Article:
• kevin September 11, 2014 at 8:01 am

        Great now your addicted to an imaginary dude in the sky…..

  • Emerson Forscams March 30, 2013 at 11:38 pm

    No matter how you phase your “God” and “morality” talk, you’re voicing a FAITH statement. Faith statements have no place determining policy in a religion-neutral government. You’d better learn to cling to religion-neutrality in government, because it’s the ONLY thing that allows you to practice your OWN religion in peace. Try forcing YOUR religion and YOUR morality on others in the name of YOUR god, and you will leave them no choice but to return the favor and try forcing THEIRS on YOU.

    Do you REALLY want that?

    If you do, you don’t have to go to all the trouble to establish religion here, where government is religion-neutral (OK, “godless” if you insist): you can go to numerous places on this earth where there is no distinction between religion and the government (as Savita Halappanavar could attest if she hadn’t been killed in the name of religion in Ireland, and as countless others could attest with regard to your choice of country in the so-called “Middle East”).

    To sum it up: YOUR ability to practice YOUR religion in peace depends on the government having NO religion. It ain’t rocket science, and it WILL be on the exam.

    (Written by a 65-year-old straight white male from the South, married to his “first wife” for 40 years and counting.)

    • sweet jude March 31, 2013 at 4:09 pm

      Emerson, its called a “conscience.” You were born with one. Nice try.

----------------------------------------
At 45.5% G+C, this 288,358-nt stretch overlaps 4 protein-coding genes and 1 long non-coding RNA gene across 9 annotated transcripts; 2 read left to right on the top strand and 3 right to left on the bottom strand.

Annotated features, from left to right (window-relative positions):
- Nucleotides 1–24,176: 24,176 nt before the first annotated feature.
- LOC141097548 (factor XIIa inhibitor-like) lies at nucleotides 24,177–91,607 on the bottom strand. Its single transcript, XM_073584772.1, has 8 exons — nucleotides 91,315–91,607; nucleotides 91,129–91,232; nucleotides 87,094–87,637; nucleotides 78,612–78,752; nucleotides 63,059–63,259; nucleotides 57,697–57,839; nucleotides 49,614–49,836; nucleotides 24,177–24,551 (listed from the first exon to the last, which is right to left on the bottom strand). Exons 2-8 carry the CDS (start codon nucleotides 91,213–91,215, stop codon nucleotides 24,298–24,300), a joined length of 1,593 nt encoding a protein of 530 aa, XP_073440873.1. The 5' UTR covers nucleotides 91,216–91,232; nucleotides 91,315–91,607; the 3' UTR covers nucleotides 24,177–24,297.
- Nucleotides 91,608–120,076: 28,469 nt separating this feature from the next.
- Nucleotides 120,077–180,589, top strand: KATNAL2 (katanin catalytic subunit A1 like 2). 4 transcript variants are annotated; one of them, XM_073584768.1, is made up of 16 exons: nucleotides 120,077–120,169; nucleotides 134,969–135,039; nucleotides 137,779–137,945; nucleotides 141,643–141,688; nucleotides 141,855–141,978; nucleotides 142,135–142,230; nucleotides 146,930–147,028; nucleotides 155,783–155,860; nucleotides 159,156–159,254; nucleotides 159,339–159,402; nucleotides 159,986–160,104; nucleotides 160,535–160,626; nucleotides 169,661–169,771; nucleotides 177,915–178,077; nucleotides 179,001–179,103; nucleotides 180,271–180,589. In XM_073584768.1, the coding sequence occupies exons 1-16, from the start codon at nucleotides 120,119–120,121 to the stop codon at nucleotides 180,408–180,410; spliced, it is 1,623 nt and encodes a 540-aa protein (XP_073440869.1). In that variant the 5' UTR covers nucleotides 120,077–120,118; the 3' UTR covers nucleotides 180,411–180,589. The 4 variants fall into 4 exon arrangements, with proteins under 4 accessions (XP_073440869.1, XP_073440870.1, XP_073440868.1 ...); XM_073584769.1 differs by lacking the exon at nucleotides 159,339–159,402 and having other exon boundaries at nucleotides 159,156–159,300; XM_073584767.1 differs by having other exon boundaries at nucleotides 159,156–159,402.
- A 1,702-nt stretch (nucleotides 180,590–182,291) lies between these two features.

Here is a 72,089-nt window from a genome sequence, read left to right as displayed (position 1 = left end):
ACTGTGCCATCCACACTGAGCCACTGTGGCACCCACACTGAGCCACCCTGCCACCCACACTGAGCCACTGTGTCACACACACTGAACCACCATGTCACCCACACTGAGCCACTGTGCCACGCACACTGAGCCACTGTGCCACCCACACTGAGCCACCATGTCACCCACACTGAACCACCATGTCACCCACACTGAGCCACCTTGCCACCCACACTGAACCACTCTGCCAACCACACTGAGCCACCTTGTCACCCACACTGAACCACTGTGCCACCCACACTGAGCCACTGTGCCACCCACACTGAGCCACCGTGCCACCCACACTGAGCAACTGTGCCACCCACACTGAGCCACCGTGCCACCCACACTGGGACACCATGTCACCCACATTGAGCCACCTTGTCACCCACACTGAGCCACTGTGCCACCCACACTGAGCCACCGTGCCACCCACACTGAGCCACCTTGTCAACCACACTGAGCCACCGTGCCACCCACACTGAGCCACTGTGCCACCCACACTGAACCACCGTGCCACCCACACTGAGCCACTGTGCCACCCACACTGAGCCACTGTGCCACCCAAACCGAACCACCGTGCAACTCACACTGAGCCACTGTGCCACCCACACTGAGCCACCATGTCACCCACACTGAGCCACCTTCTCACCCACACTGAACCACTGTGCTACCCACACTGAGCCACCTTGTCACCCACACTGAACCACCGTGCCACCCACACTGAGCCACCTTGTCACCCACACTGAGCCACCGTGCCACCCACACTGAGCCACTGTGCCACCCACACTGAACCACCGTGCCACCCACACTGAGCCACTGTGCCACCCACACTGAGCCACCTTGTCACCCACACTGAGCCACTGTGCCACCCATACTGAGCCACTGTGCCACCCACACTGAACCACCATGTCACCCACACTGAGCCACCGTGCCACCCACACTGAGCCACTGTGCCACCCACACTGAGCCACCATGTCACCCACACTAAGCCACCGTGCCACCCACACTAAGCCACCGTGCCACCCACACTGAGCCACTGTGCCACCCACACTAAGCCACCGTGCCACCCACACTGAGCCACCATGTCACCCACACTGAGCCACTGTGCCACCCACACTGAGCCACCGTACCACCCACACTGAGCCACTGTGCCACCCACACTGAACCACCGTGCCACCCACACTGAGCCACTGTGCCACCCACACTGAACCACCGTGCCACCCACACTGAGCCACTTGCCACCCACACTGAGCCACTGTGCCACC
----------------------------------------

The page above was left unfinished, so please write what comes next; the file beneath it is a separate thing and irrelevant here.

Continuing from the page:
• San March 30, 2013 at 11:59 pm

    Very well said. 🙂

  • RPMcMurphy March 31, 2013 at 10:59 am

    The gay marriage debate is not over.

    Public opinion may strongly favor the right of gays to marry and the courts may make that right settled law but the debate will not be over as long as a significant number of Americans maintain a moral objection to it.

    Regarding Justice Sotomayor – why should the marriage context be ignored? That is the context in which this debate is being waged and it should be cavalierly dismissed. Many Americans do consider marriage as special and not on the same level as the right to rent an apartment or hold a job.

    “We must never allow our personal preferences … interfere with the rights of others to have their own …” I guess that gets to the issue of “rights.” Does an adult male have the right to sodomize a 14-year-old boy? I am going to let my personal preferences cause me to petition my legislative representatives to make sure the adult does not have that right.

    We might in this country, in matters of governance and liberty, draw a hard line between the church and the state, but not between certain religious beliefs and the state. The founding principles of this country include the belief that we are endowed by our Creator with inalienable rights.